Assemble your complete project team as early in the process as possible

  • Missing pieces of your team can result in errant assumptions and costly delays. A complete team of competent professionals creates a synergy that can solve challenges that no one individual would be capable of.

Have your funding squared-away

  • It is not unusual for projects to have several sources of funding. And we all know that each funder operates with their own set of rules. Sometimes those rules are at odds with emerging market conditions. Get all your funders in the same room at the same time with your project principals and shine a bright light on the realities of your project challenges. Engage your funders in becoming part of the solution to these challenges and stake out common ground and realistic expectations. (Yes, easier said than done.)

  • Be prepared to adjust your earlier budget upward.

  • Contractors are faced with the highest demand for their services that they have seen in years. They will understandably be drawn to the projects with secure funding in place. Make sure your project is among them.

Streamline your procurement processes

  • Carefully review your purchasing and procurement policies. They are in place to protect your organization so you need to be diligent about this. But be on the lookout for opportunities to streamline. Are there layers or levels of approval that can be eliminated or adjusted? Can dollar value limits be adjusted to reflect market conditions and still protect your interests? Are there prohibitions on certain project delivery methods that can be reexamined and modified for the benefit of budget and schedule?

Be disciplined about your decision-making process

  • Many project delays are caused by the Owner failing to meet critical decision deadlines. Work with your project team to establish clear, realistic, and documented decision milestones and stick to them.

None of us will ever be able to control market conditions, but by focusing on the details that you can control you will surely increase your chances of a successful project. May the odds be ever in your favor.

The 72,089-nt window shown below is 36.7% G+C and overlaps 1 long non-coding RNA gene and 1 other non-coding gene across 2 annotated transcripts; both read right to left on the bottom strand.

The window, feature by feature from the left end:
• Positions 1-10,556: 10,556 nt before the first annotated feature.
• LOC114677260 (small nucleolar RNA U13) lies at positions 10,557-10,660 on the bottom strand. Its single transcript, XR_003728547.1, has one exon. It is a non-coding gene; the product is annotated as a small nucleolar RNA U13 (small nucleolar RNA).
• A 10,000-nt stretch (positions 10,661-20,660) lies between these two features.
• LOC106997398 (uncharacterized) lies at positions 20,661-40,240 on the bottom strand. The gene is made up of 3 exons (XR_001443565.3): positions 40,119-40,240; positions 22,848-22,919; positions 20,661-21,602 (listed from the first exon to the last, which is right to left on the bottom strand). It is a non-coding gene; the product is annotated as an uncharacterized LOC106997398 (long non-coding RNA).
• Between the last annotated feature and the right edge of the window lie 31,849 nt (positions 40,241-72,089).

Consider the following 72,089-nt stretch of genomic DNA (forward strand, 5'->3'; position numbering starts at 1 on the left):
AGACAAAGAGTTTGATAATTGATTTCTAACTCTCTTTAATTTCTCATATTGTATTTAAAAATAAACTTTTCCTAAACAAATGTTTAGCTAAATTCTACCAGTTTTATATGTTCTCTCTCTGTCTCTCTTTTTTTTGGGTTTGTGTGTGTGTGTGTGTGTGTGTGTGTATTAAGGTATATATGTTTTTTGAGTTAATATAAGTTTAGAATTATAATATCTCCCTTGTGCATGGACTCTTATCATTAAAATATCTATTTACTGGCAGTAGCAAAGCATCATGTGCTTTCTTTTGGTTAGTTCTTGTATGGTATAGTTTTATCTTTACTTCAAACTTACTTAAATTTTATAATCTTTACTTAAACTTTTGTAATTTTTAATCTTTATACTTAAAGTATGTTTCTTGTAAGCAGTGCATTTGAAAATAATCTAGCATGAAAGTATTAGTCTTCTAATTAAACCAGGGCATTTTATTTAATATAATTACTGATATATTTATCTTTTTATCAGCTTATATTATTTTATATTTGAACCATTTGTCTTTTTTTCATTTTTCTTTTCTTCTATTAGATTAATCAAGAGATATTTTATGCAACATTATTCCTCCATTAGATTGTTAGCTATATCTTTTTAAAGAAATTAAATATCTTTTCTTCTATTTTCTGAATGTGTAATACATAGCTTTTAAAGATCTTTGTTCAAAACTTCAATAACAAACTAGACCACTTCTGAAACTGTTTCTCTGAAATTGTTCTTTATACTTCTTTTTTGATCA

Want to be notified about new blog posts or have ideas for future articles? Contact us and subscribe to our email list.

Copyright (c) Tom Peterson / PCI

Rebuilding Together is a national volunteer based organization, which works to address the needs of low-income homeowners. There are 865 chapters located in various cities and towns across all 50 states. Volunteers come together to paint, clean, fix roofs, fix framing, install windows, repair stairs and ramps, and do yard clean up, amongst many other tasks. This ensures that the homeowners can live independently in a safe environment. Nationally, Rebuilding Together completes about 10,000 projects a year.

Peterson Consulting President Tom Peterson has volunteered with theGreater Burlington chapter for over 20 years and served on the Board of Directors for 4 years. This chapter has completed dozens of projects since they were first organized in 1995. Rebuilding Together completes these projects in a single day, at no charge to the residents, with the help of local businesses and volunteers.

Last September, PCI joined Rebuilding Together for a day of service, and helped remove an aging asphalt shingle roof for a homeowner in Essex, Vermont. In the midst of the pandemic, this day of service was a wonderful opportunity to come together as a team, meet some amazing people, and give back to our community.

Rebuilding Together hosts Project Days in the spring and fall, and although the spring date has passed for 2021, we are looking forward to joining the fall Project day. We encourage anyone reading this to join us this fall! The date for the fall is set for September 25th. For more information and to sign-up to volunteer, check out the website for the Rebuilding Together Burlington Chapter.

Want to be notified about new blog posts or have ideas for future articles? Contact us and subscribe to our email list.

bottom of page